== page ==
From Ireland to Cyprus, euro zone countries hit record borrowing low
Data shows German industrial output and exports dropping sharply by more than expected
The ECB ruled out raising rates in the next year and even opened the door to cutting them or buying more bonds as risk factors such as a global trade war and Brexit drag the euro zone economy down. Photograph: Getty Images/iStockphoto
Several euro zone countries are seeing their borrowing costs hit their lowest levels on record as the European Central Bank opens the door to more stimulus in the face of a faltering European industrial sector and fears of a global recession.
German, Dutch, Spanish, Portuguese, Irish and Cypriot 10-year bond yields all hit record lows within the last two sessions, while the French, Austrian and Finnish equivalents are close to record lows hit in 2016.
The European Central Bank on Thursday ruled out raising interest rates in the next year and even opened the door to cutting them or buying more bonds as risk factors such as a global trade war and Brexit drag the euro zone economy down.
Data on Friday showed German industrial output and exports dropping sharply by more than expected in April and the Bundesbank slashed growth projections for the bloc’s largest economy.
“We are now operating in a world that is no longer normal, which warrants a lower for longer policy and keeping rates at present levels until mid-2020,” said Mondher Bettabieb-Loriot, head of corporate credit at Vontobel Asset Management.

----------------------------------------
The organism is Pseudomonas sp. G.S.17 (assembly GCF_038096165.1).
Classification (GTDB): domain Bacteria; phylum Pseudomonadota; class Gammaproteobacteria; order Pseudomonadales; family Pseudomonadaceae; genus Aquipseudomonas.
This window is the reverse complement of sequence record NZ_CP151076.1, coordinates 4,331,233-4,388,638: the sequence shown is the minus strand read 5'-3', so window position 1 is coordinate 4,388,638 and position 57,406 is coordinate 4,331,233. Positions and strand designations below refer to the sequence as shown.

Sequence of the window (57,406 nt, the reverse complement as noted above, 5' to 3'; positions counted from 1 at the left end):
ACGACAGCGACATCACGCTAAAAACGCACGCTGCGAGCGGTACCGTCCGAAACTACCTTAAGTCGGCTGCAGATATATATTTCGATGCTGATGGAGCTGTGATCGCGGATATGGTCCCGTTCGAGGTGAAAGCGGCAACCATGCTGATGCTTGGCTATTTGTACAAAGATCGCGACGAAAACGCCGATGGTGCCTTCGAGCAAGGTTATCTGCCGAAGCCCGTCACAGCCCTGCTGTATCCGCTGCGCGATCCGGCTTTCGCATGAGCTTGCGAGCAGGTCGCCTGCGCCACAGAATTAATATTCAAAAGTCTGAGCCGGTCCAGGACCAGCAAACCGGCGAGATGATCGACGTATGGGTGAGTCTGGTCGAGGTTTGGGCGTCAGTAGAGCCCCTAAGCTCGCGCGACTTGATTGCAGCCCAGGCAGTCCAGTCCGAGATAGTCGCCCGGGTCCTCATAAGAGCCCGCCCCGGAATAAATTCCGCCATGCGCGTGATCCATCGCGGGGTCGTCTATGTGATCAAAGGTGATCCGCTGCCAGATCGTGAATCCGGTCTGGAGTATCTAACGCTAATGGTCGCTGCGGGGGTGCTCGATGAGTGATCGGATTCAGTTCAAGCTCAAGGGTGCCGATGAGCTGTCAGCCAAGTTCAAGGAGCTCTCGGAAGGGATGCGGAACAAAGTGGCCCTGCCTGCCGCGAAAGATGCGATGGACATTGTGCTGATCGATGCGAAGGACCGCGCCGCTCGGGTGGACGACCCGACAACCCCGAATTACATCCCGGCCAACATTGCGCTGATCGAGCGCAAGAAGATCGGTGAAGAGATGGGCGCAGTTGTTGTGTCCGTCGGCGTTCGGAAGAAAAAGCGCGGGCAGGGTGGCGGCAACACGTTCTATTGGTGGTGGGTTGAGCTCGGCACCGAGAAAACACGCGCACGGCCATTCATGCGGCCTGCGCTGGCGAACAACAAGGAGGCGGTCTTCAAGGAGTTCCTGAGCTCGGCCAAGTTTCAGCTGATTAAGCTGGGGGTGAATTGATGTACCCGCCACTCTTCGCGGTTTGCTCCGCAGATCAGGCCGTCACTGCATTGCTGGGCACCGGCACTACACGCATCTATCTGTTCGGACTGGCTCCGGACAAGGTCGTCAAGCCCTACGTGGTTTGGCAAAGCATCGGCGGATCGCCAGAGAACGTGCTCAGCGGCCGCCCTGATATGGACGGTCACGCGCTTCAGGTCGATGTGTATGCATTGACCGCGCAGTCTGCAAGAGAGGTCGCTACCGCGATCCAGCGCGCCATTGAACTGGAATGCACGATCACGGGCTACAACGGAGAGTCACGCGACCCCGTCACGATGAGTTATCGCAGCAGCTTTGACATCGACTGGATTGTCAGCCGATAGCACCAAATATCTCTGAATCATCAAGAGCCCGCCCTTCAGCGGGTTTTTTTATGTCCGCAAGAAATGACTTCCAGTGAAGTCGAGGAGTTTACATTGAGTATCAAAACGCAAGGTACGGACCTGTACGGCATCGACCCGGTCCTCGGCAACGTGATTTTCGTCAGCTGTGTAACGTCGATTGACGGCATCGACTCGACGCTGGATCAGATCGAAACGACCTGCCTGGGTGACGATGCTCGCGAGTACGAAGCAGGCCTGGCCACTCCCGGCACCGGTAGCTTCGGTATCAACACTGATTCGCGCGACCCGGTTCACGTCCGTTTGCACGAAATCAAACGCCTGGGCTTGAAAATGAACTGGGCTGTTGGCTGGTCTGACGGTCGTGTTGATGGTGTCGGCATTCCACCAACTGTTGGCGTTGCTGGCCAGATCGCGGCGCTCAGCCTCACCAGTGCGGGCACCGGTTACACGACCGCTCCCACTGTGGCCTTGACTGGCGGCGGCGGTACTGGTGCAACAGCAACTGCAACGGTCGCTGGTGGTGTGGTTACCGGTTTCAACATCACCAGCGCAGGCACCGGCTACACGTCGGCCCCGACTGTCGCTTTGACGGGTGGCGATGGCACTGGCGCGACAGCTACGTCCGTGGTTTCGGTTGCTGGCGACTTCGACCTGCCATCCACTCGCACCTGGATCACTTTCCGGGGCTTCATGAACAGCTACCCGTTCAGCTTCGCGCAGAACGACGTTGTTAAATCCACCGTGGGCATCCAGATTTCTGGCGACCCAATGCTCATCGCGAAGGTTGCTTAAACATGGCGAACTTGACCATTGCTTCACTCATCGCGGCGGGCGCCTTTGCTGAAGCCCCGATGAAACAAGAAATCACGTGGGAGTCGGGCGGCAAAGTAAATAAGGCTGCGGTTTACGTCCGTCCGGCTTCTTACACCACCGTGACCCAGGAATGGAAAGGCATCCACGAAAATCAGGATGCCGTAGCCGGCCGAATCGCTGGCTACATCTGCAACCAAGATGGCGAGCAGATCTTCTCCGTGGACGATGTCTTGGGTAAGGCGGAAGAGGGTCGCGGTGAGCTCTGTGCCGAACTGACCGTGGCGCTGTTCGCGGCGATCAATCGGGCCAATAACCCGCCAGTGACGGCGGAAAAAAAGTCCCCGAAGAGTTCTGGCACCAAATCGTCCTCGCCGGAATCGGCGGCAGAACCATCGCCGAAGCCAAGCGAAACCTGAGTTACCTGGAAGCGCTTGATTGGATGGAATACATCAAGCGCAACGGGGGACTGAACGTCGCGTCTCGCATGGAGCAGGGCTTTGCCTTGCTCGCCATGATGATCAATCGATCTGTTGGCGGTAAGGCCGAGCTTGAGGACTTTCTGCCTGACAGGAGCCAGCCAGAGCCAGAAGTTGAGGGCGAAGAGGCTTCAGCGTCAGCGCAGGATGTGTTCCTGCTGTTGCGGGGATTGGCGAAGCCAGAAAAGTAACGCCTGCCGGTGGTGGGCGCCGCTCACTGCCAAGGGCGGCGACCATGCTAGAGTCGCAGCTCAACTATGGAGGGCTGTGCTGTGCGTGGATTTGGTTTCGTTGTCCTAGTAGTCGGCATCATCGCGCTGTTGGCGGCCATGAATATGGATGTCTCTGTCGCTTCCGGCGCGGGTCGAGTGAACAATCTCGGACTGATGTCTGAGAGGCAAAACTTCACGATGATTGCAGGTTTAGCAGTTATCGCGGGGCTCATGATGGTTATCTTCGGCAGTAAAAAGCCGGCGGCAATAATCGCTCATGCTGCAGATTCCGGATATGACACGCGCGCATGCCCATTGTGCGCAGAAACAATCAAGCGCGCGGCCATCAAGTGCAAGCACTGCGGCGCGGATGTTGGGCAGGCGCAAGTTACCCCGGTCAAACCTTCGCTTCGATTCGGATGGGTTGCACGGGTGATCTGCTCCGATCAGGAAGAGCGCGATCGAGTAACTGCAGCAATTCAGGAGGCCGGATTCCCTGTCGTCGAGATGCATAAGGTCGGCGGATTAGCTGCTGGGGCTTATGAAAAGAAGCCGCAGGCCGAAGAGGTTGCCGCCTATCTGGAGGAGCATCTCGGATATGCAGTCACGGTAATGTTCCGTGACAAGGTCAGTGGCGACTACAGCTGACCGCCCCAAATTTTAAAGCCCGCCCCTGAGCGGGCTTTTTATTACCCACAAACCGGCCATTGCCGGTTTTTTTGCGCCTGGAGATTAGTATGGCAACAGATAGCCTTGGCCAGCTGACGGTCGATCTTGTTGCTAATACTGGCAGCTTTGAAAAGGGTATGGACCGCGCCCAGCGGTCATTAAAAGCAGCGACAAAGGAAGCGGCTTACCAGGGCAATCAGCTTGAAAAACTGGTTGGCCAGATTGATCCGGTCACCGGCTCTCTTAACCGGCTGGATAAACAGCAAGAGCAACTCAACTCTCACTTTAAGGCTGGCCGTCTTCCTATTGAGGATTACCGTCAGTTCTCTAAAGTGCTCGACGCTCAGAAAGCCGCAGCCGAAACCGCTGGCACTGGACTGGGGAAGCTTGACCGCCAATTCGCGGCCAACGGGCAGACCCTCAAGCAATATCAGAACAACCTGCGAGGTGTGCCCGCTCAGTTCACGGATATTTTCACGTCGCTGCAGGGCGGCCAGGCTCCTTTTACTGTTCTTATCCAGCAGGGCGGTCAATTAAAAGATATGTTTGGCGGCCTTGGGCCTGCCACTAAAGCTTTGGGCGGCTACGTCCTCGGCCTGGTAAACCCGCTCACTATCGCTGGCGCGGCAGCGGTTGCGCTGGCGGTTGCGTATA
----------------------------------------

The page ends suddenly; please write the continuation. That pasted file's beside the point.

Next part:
He said that the decision implied ECB reinvestments would last at least until mid-2021, which is very supportive for markets.
Initially, the market actually appeared disappointed by the ECB announcement, with the euro strengthening and yields rising off their lows, but once again investors are hoovering up euro zone government bonds in anticipation of monetary stimulus.
“It was a bit of a mixed day, but the point is that [ECB President Mario] Draghi emphasised that the ECB can take further measures and global central bank easing speculation remains in charge,” said Commerzbank analyst Michael Leister. He was also referring to market expectations that the US Federal Reserve will cut rates this year.
“When you look at inflation breakevens you can see the concerns the market has, so even if policymakers says ‘no, no, everything is fine’, the market is pricing in elevated recession risk,” he added.
On Thursday, German 10-year Bund yields, the benchmark for the region, dropped to a new record low of -0.24 per cent, and held at around -0.23 per cent on Friday.
Dutch, Irish, Spanish and Portuguese equivalents followed suit, and touched those troughs again on Friday.
A key market gauge of long-term euro zone inflation expectations, the five-year, five-year breakeven inflation rate, dropped further on Friday to a new record low of 1.2378 per cent.
Italy is an exception in terms of record lows, but its debt has also benefited massively on stimulus expectations, and yields were lower 5-7 basis points on Friday, hitting some of their lowest levels in months.
Later on Friday, employment data from the United States should give some indication of the state of that economy in the face of increased trade tensions with China and Mexico.
“Currently, there are signs of the US economy cooling down, but on the other hand tariffs may have a wages impact. But whether this will be enough to arrest this drop in US Treasury yields, I’m not convinced,” said DZ Bank strategist Daniel Lenz.
Mexican and US officials held a second day of talks on trade and migration on Thursday, with markets rebounding on optimism a deal could be close, although it was unclear if Mexican pledges to curb migration flows were enough to persuade the Trump administration to postpone tariffs.